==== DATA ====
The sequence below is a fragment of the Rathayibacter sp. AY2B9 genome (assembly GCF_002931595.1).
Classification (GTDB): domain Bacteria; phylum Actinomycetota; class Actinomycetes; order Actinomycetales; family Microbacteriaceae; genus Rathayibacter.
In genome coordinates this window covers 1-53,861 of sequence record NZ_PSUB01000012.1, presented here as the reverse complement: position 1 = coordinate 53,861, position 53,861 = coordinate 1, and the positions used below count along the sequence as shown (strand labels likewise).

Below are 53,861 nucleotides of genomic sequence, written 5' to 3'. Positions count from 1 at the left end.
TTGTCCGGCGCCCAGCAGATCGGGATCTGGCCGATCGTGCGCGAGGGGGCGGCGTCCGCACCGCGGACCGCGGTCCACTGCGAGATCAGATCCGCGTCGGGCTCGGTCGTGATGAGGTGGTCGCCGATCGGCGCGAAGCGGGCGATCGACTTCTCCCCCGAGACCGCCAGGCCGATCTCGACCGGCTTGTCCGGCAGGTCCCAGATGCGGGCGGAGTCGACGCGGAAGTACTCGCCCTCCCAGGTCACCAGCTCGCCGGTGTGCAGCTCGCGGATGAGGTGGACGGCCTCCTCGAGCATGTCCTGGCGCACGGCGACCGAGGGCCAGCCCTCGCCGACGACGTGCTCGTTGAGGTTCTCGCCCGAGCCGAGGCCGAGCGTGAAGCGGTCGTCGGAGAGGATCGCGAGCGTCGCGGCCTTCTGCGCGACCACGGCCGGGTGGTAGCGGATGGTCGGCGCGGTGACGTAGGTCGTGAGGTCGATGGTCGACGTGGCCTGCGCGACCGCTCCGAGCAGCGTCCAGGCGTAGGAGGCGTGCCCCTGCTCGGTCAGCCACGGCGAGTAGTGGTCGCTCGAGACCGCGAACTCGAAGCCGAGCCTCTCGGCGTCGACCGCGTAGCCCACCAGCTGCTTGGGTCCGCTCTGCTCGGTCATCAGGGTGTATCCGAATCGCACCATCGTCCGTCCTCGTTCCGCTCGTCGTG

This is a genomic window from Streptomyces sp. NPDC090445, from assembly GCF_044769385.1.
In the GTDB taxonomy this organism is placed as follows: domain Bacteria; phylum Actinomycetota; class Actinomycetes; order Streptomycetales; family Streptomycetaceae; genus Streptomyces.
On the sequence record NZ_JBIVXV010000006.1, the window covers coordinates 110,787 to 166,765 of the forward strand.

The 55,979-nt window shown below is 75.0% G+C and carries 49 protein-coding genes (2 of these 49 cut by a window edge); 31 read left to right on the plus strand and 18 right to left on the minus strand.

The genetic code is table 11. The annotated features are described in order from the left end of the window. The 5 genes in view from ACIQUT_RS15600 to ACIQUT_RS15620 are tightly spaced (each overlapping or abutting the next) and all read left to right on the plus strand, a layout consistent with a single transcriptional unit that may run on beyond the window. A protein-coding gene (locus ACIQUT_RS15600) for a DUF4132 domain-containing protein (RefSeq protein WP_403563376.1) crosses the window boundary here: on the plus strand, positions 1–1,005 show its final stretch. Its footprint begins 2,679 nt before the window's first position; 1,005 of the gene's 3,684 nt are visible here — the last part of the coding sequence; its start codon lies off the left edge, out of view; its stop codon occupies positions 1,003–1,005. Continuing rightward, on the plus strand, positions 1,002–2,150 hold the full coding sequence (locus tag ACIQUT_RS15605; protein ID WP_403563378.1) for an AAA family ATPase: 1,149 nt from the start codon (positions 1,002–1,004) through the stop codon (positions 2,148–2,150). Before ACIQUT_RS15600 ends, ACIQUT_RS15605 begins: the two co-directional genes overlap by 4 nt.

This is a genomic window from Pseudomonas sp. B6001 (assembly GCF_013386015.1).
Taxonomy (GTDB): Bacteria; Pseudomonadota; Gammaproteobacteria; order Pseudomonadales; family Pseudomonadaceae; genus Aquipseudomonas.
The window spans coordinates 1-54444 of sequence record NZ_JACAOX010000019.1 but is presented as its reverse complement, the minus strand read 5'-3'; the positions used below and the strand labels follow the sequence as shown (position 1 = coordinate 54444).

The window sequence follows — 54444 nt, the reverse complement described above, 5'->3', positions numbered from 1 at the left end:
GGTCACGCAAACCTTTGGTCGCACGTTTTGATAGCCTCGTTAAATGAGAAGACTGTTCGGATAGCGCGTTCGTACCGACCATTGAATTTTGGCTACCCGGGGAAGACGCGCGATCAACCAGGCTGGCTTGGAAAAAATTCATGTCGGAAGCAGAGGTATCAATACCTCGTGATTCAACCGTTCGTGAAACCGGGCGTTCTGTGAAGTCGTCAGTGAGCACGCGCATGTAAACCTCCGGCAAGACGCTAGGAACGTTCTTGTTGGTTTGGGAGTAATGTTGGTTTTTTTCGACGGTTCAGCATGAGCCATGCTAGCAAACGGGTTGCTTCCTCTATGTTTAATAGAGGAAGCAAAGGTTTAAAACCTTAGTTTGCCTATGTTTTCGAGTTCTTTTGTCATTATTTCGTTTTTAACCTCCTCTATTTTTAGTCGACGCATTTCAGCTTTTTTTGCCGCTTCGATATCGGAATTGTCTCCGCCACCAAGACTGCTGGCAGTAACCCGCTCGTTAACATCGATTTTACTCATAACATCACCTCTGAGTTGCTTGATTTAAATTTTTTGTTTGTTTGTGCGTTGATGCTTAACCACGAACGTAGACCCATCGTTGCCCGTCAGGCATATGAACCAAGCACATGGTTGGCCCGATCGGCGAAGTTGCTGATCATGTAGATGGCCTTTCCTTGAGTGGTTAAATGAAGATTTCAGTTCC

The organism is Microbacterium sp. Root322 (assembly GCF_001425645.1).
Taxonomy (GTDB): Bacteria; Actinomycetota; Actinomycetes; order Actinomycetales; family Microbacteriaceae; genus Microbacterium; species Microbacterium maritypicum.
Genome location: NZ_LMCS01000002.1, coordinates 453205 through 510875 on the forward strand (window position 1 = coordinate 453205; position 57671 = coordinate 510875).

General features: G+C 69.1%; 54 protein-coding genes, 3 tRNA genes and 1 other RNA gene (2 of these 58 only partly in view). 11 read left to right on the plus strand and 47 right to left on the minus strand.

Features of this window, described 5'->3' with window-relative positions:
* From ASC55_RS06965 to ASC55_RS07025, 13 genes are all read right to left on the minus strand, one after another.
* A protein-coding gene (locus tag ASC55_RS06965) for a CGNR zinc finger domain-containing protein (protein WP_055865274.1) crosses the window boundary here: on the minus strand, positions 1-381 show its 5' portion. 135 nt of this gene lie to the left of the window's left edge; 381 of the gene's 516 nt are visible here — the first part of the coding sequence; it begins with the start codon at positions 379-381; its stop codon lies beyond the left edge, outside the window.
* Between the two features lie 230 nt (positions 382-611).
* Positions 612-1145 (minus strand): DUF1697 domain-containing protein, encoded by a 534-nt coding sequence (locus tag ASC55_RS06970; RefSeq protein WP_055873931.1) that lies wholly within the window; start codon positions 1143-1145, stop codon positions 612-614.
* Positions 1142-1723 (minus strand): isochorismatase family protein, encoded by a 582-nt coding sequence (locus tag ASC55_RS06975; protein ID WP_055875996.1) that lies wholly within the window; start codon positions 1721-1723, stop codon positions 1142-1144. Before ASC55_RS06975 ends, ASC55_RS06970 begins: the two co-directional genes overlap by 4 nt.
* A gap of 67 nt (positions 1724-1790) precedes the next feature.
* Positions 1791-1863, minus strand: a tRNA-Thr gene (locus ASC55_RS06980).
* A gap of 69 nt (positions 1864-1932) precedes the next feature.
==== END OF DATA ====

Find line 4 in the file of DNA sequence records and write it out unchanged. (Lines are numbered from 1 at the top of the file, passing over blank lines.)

Below are 53,861 nucleotides of genomic sequence, written 5' to 3'. Positions count from 1 at the left end.